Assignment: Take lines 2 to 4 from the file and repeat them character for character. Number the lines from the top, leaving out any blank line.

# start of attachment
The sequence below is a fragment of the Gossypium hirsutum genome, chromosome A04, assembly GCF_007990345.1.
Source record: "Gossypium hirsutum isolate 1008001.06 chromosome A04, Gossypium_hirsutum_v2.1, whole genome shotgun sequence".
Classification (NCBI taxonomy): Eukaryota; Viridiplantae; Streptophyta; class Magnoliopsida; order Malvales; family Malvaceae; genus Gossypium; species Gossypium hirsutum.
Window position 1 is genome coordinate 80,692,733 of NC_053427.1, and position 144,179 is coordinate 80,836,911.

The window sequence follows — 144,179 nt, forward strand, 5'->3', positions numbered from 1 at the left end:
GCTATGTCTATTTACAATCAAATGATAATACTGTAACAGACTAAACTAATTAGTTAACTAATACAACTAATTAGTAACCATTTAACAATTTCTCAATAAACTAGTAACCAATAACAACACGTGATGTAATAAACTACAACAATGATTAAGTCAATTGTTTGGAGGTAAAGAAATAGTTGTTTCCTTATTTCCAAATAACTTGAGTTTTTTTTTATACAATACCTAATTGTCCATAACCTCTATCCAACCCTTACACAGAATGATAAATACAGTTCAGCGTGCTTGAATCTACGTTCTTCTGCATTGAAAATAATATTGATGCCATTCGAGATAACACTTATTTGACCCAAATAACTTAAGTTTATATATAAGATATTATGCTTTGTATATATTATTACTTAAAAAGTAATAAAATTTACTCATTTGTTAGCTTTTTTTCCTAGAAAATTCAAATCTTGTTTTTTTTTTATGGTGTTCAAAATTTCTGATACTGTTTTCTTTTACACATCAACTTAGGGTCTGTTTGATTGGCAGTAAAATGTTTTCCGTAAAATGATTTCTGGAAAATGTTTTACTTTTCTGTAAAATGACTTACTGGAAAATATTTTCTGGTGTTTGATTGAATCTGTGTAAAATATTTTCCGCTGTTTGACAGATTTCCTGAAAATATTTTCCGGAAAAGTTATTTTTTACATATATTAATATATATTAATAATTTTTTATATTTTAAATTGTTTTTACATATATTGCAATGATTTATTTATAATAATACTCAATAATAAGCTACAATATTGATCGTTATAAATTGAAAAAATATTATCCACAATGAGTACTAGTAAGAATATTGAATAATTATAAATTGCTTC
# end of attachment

Source record: "Gossypium hirsutum isolate 1008001.06 chromosome A04, Gossypium_hirsutum_v2.1, whole genome shotgun sequence".
Classification (NCBI taxonomy): Eukaryota; Viridiplantae; Streptophyta; class Magnoliopsida; order Malvales; family Malvaceae; genus Gossypium; species Gossypium hirsutum.
Window position 1 is genome coordinate 80,692,733 of NC_053427.1, and position 144,179 is coordinate 80,836,911.